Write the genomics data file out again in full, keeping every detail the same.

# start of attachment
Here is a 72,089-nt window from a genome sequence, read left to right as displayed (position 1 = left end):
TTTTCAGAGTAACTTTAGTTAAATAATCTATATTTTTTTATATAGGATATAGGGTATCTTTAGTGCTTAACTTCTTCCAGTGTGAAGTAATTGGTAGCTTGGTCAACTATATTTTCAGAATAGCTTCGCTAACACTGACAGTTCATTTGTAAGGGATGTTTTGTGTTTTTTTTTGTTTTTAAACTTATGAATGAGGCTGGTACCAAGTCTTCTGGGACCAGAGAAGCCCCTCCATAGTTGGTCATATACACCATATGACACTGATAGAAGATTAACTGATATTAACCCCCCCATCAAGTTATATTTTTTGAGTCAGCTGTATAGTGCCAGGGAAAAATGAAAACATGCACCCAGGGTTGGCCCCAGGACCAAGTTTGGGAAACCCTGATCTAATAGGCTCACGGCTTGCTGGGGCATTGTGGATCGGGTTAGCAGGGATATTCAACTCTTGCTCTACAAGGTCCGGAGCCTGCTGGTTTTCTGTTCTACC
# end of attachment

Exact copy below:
Here is a 72,089-nt window from a genome sequence, read left to right as displayed (position 1 = left end):
TTTTCAGAGTAACTTTAGTTAAATAATCTATATTTTTTTATATAGGATATAGGGTATCTTTAGTGCTTAACTTCTTCCAGTGTGAAGTAATTGGTAGCTTGGTCAACTATATTTTCAGAATAGCTTCGCTAACACTGACAGTTCATTTGTAAGGGATGTTTTGTGTTTTTTTTTGTTTTTAAACTTATGAATGAGGCTGGTACCAAGTCTTCTGGGACCAGAGAAGCCCCTCCATAGTTGGTCATATACACCATATGACACTGATAGAAGATTAACTGATATTAACCCCCCCATCAAGTTATATTTTTTGAGTCAGCTGTATAGTGCCAGGGAAAAATGAAAACATGCACCCAGGGTTGGCCCCAGGACCAAGTTTGGGAAACCCTGATCTAATAGGCTCACGGCTTGCTGGGGCATTGTGGATCGGGTTAGCAGGGATATTCAACTCTTGCTCTACAAGGTCCGGAGCCTGCTGGTTTTCTGTTCTACC